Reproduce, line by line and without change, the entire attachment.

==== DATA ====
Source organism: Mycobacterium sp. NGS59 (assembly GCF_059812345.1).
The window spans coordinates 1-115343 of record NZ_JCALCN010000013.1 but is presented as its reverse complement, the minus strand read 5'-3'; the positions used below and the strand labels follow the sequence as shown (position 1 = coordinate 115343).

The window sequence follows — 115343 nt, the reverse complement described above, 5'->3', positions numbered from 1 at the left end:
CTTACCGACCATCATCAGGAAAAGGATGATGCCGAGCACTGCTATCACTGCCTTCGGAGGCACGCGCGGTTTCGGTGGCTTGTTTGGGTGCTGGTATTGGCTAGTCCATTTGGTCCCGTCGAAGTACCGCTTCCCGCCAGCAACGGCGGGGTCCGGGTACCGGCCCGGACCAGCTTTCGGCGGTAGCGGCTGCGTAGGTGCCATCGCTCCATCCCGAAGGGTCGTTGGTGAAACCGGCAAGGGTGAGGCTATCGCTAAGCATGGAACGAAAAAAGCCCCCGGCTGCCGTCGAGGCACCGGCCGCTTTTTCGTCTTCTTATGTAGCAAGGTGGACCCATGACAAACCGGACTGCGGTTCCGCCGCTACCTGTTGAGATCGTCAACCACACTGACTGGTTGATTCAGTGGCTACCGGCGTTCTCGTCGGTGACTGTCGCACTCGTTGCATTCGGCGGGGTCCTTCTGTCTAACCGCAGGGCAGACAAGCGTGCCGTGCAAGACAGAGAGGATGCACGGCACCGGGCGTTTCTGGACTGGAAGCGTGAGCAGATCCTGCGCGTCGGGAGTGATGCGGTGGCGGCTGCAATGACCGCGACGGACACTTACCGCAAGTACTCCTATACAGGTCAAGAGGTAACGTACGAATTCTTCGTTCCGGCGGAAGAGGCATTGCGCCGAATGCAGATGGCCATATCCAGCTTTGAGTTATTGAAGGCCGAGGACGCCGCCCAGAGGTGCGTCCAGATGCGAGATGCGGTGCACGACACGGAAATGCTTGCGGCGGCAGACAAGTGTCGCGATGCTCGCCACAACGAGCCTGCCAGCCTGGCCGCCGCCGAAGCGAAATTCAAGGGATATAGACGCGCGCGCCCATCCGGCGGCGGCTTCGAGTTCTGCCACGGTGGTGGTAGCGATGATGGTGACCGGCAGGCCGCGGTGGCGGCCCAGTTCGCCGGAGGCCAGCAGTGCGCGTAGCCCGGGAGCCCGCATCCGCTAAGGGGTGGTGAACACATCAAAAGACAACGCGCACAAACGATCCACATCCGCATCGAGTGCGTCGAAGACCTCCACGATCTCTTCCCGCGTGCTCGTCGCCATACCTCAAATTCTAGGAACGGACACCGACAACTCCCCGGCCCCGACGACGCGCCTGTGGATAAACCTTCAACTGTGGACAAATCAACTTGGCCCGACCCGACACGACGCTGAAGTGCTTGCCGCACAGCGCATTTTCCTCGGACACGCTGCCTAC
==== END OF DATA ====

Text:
Source organism: Mycobacterium sp. NGS59 (assembly GCF_059812345.1).
The window spans coordinates 1-115343 of record NZ_JCALCN010000013.1 but is presented as its reverse complement, the minus strand read 5'-3'; the positions used below and the strand labels follow the sequence as shown (position 1 = coordinate 115343).

The window sequence follows — 115343 nt, the reverse complement described above, 5'->3', positions numbered from 1 at the left end:
CTTACCGACCATCATCAGGAAAAGGATGATGCCGAGCACTGCTATCACTGCCTTCGGAGGCACGCGCGGTTTCGGTGGCTTGTTTGGGTGCTGGTATTGGCTAGTCCATTTGGTCCCGTCGAAGTACCGCTTCCCGCCAGCAACGGCGGGGTCCGGGTACCGGCCCGGACCAGCTTTCGGCGGTAGCGGCTGCGTAGGTGCCATCGCTCCATCCCGAAGGGTCGTTGGTGAAACCGGCAAGGGTGAGGCTATCGCTAAGCATGGAACGAAAAAAGCCCCCGGCTGCCGTCGAGGCACCGGCCGCTTTTTCGTCTTCTTATGTAGCAAGGTGGACCCATGACAAACCGGACTGCGGTTCCGCCGCTACCTGTTGAGATCGTCAACCACACTGACTGGTTGATTCAGTGGCTACCGGCGTTCTCGTCGGTGACTGTCGCACTCGTTGCATTCGGCGGGGTCCTTCTGTCTAACCGCAGGGCAGACAAGCGTGCCGTGCAAGACAGAGAGGATGCACGGCACCGGGCGTTTCTGGACTGGAAGCGTGAGCAGATCCTGCGCGTCGGGAGTGATGCGGTGGCGGCTGCAATGACCGCGACGGACACTTACCGCAAGTACTCCTATACAGGTCAAGAGGTAACGTACGAATTCTTCGTTCCGGCGGAAGAGGCATTGCGCCGAATGCAGATGGCCATATCCAGCTTTGAGTTATTGAAGGCCGAGGACGCCGCCCAGAGGTGCGTCCAGATGCGAGATGCGGTGCACGACACGGAAATGCTTGCGGCGGCAGACAAGTGTCGCGATGCTCGCCACAACGAGCCTGCCAGCCTGGCCGCCGCCGAAGCGAAATTCAAGGGATATAGACGCGCGCGCCCATCCGGCGGCGGCTTCGAGTTCTGCCACGGTGGTGGTAGCGATGATGGTGACCGGCAGGCCGCGGTGGCGGCCCAGTTCGCCGGAGGCCAGCAGTGCGCGTAGCCCGGGAGCCCGCATCCGCTAAGGGGTGGTGAACACATCAAAAGACAACGCGCACAAACGATCCACATCCGCATCGAGTGCGTCGAAGACCTCCACGATCTCTTCCCGCGTGCTCGTCGCCATACCTCAAATTCTAGGAACGGACACCGACAACTCCCCGGCCCCGACGACGCGCCTGTGGATAAACCTTCAACTGTGGACAAATCAACTTGGCCCGACCCGACACGACGCTGAAGTGCTTGCCGCACAGCGCATTTTCCTCGGACACGCTGCCTAC